Newcastle Manager Alan Pardew has taken a pioneering decision to build a prayer room at Newcastle's football and training ground for his Muslim stars Demba Ba, Pappa Cisse and Hatem Ben Arfa.
LM in an article that was way ahead of its time almost 3 years ago highlighted the amazing Muslim contribution to the Premiership but asked the question what are football and in particular Premier League's Clubs doing to accommodate the religious beliefs of Muslims on and off the pitch. One should take an opportunity of mentioning my team QPR whose manager at the time Neil Warnock showed an excellent and positive understanding about Muslim requirements during Ramadan by allowing Adel Tarrabt a flexible approach to training during his Fast.
More recently LM has singled out the current superb Muslim footballers on display in English Football as well as some more peculiar comments by Muslim players like Hatem Ben Arfa. However, despite this superb level of Muslim talent LM finds it noticeable that I have almost been a lone voice in the wilderness showcasing brilliant Muslim footballers.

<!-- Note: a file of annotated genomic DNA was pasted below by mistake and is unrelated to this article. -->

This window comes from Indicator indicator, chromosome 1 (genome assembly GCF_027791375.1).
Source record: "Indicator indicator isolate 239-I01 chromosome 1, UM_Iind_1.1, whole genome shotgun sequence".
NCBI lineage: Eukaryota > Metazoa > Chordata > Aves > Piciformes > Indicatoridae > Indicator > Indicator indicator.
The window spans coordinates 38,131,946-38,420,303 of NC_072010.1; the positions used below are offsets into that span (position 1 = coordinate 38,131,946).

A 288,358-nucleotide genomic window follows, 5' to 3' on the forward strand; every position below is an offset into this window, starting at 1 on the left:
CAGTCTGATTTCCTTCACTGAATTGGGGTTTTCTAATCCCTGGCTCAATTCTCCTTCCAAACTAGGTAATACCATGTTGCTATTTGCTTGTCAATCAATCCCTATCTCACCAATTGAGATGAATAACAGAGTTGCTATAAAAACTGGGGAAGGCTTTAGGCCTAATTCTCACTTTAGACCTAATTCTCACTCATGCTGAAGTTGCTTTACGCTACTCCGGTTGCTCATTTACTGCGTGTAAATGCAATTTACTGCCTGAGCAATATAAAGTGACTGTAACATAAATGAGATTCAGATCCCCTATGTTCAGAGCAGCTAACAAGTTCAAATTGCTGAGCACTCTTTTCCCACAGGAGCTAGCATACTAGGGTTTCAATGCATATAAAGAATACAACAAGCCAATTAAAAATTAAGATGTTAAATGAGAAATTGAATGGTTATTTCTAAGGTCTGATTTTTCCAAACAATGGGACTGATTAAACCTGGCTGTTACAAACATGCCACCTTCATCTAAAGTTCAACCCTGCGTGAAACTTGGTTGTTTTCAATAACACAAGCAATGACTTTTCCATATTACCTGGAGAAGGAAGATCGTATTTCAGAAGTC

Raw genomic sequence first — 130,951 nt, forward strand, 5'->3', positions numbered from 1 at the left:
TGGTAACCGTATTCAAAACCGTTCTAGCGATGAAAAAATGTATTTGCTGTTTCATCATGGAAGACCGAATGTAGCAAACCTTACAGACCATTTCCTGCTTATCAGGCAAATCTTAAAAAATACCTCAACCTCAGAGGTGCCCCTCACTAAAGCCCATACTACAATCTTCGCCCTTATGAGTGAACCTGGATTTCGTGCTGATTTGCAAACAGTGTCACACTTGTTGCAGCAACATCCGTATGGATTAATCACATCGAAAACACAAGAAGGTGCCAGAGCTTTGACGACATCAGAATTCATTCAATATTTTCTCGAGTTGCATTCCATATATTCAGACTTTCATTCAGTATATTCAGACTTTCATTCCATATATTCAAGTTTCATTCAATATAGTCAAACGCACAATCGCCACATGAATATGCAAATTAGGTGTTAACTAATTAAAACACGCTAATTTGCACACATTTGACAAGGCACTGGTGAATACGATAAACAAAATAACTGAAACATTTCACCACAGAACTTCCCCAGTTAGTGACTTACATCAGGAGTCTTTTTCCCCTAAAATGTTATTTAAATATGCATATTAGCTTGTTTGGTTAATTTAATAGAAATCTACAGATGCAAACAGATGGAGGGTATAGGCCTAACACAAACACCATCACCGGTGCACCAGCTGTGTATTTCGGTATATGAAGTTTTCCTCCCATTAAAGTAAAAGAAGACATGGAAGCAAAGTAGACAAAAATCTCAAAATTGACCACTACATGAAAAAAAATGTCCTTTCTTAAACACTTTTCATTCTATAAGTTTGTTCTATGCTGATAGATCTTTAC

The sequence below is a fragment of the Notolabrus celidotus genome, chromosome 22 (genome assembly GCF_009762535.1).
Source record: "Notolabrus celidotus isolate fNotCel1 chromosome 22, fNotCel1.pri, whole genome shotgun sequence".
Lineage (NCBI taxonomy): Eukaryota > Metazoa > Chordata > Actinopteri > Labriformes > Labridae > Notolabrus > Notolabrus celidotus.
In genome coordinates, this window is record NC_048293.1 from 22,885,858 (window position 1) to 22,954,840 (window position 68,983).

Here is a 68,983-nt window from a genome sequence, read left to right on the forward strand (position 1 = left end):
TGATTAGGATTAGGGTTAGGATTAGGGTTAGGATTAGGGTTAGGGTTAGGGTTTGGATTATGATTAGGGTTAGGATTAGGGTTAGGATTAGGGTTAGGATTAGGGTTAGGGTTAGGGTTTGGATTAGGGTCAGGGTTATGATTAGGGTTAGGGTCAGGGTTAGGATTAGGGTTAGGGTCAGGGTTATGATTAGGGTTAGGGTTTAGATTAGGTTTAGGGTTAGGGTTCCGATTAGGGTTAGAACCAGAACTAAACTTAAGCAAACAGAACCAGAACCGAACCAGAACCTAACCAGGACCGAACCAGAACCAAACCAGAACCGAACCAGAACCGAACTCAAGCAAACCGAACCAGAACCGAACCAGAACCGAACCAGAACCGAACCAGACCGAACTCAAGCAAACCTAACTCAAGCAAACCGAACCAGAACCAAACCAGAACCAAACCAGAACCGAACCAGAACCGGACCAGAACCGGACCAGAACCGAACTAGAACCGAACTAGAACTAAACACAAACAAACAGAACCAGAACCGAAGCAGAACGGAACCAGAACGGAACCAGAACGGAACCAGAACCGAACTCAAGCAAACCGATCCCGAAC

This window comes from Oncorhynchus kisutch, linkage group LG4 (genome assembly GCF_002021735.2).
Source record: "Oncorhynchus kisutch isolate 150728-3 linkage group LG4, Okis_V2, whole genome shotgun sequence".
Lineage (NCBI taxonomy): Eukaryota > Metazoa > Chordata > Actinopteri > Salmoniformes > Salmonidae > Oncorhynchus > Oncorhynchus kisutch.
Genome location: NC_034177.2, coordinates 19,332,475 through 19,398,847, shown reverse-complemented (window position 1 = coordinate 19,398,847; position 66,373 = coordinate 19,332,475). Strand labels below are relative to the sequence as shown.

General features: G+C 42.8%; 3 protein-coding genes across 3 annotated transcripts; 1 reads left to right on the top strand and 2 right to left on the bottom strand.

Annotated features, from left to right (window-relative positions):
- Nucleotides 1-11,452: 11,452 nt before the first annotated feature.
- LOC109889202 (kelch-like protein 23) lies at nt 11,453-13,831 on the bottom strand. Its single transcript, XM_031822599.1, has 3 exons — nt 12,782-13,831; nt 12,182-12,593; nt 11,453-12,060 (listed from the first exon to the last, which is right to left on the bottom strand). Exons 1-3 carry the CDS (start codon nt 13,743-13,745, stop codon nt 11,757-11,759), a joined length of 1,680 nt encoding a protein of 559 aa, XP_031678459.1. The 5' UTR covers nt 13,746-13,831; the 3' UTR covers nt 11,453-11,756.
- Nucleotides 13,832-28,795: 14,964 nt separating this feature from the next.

How interesting that Comics like the Excrement and Mail who never have a decent word to say about Muslims or Islam are reporting this story sympathetically here and here. In addition, they along with the Goal article above are finally following my lead and commending the positive contribution of Muslim footballers.
While praising Alan Pardew not just in terms of his football managerial ability this season but also for his and Newcastle's superb willingness to embrace players of faith one also continues to wonder why with teams like Man City owned by a Muslim more is not being to promote Islam and more generally any faith as a vehicle for showcasing how Religion and Sport do mix with positive results and fantastic Muslim role models.
With Ramadan on the horizon perhaps LM can lay a challenge at the door of my team QPR by urging them with a host of fabulous Muslim players like Armand Trarore Tarrabt and devout Muslim Taye Taiwo to finally and belatedly pull their finger out by embracing the religious requirements of their players as they hope to build a new training ground in diverse Southall, West London.